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Panamá tiene la razón moral

By Roberto González Jimenez

Published by La Prensa

September 3rd, 2014

Panama must present moral arguments in order to resist the pressure from organizations such as the Organization for Economic Cooperation and Development (OECD) and countries like the United States (EU) on the topic of  tax information exchange.

This is the opinion of Dan Mitchell, an economist and senior fellow at Cato Institute -an American liberal thinking group-, who gave a lecture on Monday on regulatory and fiscal challenges facing international financial centers.

From his point of view, Panama should defend its territorial taxation model and explain that the problem is in other countries with universal systems. Another moral argument in favor of Panama would be “why should we be forced to do certain things when EU is the biggest tax haven in the world and is not doing so.”

In the practical sense, Mitchell recommended that Panama dilates the implementation of the measures required, pending the possibility of political change in the United States in 2014 and 2016, and considers to eventually appeal to the World Trade Organization.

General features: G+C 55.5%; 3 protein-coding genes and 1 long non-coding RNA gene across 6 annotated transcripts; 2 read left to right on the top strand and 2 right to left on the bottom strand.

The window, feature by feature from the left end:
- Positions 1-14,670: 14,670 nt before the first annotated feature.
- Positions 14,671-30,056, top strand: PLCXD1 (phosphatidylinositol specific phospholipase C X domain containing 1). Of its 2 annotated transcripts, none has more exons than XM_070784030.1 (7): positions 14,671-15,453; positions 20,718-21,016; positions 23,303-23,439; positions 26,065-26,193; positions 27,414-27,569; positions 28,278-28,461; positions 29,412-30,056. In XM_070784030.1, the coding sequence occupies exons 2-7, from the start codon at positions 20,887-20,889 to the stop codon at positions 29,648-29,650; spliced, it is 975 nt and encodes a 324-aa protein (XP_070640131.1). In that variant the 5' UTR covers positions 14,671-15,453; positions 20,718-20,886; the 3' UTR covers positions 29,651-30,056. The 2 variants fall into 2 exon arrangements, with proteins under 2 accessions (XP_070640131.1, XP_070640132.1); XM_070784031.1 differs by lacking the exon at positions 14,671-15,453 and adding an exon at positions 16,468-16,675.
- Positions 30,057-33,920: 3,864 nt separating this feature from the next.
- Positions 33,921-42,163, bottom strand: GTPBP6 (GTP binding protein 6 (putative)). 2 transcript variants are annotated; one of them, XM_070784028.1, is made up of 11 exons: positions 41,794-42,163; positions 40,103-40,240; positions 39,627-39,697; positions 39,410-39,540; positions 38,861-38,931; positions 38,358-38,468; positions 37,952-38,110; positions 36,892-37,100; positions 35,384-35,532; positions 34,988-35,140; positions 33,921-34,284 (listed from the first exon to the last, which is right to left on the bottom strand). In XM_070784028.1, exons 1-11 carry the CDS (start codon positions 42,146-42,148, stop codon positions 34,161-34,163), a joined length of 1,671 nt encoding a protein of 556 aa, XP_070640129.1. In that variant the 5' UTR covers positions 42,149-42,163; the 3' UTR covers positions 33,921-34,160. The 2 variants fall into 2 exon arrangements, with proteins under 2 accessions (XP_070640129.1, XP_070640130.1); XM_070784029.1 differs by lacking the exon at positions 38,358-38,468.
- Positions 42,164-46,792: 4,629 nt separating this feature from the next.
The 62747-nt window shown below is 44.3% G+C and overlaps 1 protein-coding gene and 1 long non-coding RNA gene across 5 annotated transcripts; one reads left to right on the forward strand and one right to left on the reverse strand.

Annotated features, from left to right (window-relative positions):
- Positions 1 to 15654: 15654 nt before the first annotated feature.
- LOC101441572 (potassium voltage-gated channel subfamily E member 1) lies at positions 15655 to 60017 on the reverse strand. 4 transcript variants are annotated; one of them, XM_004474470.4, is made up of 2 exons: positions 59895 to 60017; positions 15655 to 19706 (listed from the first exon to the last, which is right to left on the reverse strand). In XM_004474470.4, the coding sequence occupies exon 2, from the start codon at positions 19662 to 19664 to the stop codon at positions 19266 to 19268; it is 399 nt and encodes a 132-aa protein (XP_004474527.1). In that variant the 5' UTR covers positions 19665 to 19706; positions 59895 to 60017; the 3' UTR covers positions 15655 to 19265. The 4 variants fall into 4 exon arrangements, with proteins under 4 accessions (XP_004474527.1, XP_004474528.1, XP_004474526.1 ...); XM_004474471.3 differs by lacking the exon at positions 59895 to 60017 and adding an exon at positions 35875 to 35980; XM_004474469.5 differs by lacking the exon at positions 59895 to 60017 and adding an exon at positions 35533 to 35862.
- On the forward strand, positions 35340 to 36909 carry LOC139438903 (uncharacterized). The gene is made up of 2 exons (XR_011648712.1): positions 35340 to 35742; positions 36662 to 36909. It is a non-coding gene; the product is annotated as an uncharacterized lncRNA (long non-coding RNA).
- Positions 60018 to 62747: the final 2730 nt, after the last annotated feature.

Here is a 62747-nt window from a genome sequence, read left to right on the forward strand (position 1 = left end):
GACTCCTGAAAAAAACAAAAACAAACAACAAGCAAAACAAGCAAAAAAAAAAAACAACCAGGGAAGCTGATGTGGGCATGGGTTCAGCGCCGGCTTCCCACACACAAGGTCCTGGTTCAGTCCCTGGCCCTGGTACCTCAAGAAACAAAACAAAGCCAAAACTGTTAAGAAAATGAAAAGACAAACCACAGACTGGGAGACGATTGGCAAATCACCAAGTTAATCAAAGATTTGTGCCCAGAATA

In accordance with the Law on Foreign Account Tax Compliance (FATCA), EU requires financial institutions around the world to automatically submit information on their American clients.

In this regard, Mitchell said that the U.S. has promised reciprocity with countries that sign the intergovernmental agreement for the enforcement of the law. “But America cannot be reciprocal because it cannot collect the information. So countries like Panama should state that they will share information when the U.S. does so. ”

According to him, the administration of President Barack Obama is calling on Congress -controlled by Republicans-  to change the law, “but Congress will not approve. In fact, it is possible that after 2014 Congress will pass legislation to weaken FATCA. ”

During the previous administration, Panama agreed to the terms of the intergovernmental agreement with the U.S. to implement FATCA, and it will be the responsibility  of the current administration to sign it.

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